7:30 pm, December 21, 2010
Gerald Lynch theater
John Jay College, 899 Tenth Avenue, NYC
by Englebert Humperdinck
libretto by Ernst Rosmer (pen name of Elsa Bernstein-Porges)
90-minute Abridged Version, NO Intermission
Fully-staged, with chamber ensemble and supertitles
What the critics said
Mike Silverman in his AP review wrote:
"The dell'Arte orchestra consisted of just seven instruments — including harmonium — but even with these drastically reduced forces, conductor Christopher Fecteau was able to create some magical sounds. And the stripped-down staging by Rod Gomez (no live geese, but very cute hand puppets instead) allowed the action to flow clearly through the three acts without requiring any delays for set changes. Much credit is due to dell'Arte for now bringing this neglected work back to New York."
Paul Pelkonen on his blog Superconductor wrote:
"dell'Arte Opera Ensemble made a good case for a full-scale revival…with one performance [of] an abridged version that still allowed the glories of this neglected work to shine through. Mr. Fecteau conducted his small forces as if they were a big Wagnerian band, drawing sweep and power from his little group. The innovative orchestration supported a strong, young cast. Soprano Katherine Wessinger was compelling as the Goose Girl, soaring through her vocal with a fine lyric instrument. Caleb Stokes was a strong presence as the prince….He pushed his bright-toned instrument hard in the first two acts amnd expressed passion, resignation and loss in the final scene. The Witch was acted by Joanna Rice. But the mezzo was vocally indisposed, and soprano Jennifer Moore sang the role from the pit. She did a great job in that difficult circumstance. Baritone Willam Amory was a compelling presence as the Minstrel, and his final eulogy brought the opera to a satisfying close."
"Beckmesserschmidt" on Opera-L raves:
"New York had tonight one of the very rare American performances of Humperdinck’s Königskinder from the remarkable (and previously unknown to me) dell’Arte Opera Ensemble…. They mounted in essence a fully staged production, with a cast of six principals, numerous smaller roles and a full children’s chorus, all with the German memorized and well in hand (and no prompter), for a single performance. A very inventive reorchestration was undertaken, with a handful of solo instruments and, brilliantly, a harmonium as well as a piano…. The hall was pretty much packed, completely attentive, no one left, and there was loud and deserved applause at the end. The whole damn thing was free, a great holiday gift from dell’Arte to New York City.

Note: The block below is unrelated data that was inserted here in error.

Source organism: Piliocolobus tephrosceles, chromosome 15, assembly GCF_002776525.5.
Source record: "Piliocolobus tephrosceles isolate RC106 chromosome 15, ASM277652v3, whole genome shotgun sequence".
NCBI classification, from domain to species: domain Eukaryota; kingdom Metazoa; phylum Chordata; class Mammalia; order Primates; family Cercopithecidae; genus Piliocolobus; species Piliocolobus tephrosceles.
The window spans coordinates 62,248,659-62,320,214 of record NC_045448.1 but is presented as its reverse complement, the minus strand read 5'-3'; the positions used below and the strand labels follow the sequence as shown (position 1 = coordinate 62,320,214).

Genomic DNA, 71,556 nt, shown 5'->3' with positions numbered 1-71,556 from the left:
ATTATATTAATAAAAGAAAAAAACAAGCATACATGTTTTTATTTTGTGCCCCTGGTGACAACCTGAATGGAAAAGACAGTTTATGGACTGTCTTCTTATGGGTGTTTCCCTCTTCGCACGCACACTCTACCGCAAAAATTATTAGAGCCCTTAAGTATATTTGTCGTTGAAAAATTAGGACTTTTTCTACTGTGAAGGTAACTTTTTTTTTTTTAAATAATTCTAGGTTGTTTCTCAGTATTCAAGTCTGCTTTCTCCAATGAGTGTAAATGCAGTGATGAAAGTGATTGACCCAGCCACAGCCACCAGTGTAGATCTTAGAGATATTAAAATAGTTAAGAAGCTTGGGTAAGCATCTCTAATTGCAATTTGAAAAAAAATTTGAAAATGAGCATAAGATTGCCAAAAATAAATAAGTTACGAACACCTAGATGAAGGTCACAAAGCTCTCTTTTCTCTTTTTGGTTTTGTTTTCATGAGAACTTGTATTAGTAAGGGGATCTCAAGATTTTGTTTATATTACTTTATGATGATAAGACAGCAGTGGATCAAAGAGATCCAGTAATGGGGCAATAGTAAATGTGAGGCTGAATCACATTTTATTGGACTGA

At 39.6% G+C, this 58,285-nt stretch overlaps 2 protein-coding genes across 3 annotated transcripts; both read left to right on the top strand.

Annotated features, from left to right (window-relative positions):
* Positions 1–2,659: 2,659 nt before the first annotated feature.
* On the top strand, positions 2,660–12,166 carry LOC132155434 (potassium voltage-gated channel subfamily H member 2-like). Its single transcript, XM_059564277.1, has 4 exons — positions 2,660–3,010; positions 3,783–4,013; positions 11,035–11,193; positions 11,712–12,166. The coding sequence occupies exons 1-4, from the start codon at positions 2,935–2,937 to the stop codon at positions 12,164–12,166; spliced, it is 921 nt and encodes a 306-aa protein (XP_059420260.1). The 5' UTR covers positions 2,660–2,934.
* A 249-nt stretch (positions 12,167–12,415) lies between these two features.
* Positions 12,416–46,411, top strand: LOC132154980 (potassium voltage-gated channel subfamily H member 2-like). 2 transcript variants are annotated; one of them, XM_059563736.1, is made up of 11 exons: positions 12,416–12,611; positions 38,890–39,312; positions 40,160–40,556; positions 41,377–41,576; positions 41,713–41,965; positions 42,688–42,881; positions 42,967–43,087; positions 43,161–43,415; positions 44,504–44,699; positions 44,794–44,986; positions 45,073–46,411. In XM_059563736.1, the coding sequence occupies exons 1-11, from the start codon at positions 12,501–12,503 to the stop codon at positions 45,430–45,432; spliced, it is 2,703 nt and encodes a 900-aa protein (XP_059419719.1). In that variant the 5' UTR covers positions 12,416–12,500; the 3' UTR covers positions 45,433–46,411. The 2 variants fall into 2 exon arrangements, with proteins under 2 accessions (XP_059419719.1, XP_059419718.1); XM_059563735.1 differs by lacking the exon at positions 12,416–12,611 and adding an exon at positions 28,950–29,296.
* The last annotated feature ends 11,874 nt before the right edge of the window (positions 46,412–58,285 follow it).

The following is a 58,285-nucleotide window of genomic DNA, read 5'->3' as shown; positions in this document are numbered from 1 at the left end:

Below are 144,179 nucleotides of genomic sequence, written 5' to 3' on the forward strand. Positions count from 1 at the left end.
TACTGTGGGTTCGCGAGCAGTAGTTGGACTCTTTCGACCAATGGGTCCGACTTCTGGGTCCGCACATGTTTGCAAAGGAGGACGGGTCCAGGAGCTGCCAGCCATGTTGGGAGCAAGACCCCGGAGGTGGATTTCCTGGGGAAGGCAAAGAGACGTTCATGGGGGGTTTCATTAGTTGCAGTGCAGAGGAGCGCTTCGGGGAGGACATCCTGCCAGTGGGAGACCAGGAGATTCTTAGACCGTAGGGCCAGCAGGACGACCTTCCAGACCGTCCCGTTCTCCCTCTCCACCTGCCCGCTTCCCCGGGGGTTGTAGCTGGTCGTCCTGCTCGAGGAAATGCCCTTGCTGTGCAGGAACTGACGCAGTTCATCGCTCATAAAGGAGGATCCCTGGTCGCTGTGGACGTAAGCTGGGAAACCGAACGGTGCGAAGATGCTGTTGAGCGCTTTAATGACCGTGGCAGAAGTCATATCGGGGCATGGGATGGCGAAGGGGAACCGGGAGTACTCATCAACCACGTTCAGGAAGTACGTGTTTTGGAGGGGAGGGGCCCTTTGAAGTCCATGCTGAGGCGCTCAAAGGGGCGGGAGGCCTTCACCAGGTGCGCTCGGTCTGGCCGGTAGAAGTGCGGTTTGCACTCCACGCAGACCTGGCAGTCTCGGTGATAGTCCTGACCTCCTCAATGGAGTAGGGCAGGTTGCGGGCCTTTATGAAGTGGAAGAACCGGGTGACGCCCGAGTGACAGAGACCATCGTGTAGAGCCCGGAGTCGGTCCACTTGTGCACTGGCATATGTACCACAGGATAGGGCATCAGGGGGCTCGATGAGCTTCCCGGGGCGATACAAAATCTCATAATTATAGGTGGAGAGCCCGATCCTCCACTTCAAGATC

Rod Gomez’ stage direction was thoroughly professional and ‘warm’, without any gimmicks or artificial staginess, we had an honest to goodness Broadway stage designer (Megan George) who did wonderfully imaginative things on half a shoe-string, the costumes of Abigail Stewart were NOT taken off a rack, and though many of the cast were in a modification of street clothes, when, for example, it was important to convey the fatigue and cold of the Royal Children, she wrapped them in grey-blue winding which did the job brilliantly. There was not a single moment in the entire evening when anyone – cast, production team or musicians, talked down or condescended to the music or the audience, and to find any company in this city taking on such a risky work without resorting to slapstick or gimmickry is itself a rarity. Much of the success has to go to the musical director, Christopher Fecteau, who…seems to have made a specialty of these extremely winning reductions (does anyone realize how much work this is to do?) All of the soloists were well-prepared – there wasn’t a single slip that I was aware of and when an announcement was made that the witch/grandmother was sick, she mimed the role while an understudy sang from the pit. If the quality of the voices varied as you would expect it would, every performer has a sense of role, and how to convey the music within their abilities…
The company clearly deserves a great deal of support. This was high quality work that was courageous and unapologetic for the music (a rarity, no?) Dell’Arte made a far more successful bid for this work than we’ve seen recently with other exhumations at Lincoln Center, and I do hope this will encourage other to look to Königskinder, and this whole ‘lost’ period of German composition, for more discoveries."
On The Opera Insider Blog (click for the full review), Meche Kroop offers "...a luminous reading..." ..."a most well-spent evening."
A few words from opera 'insiders'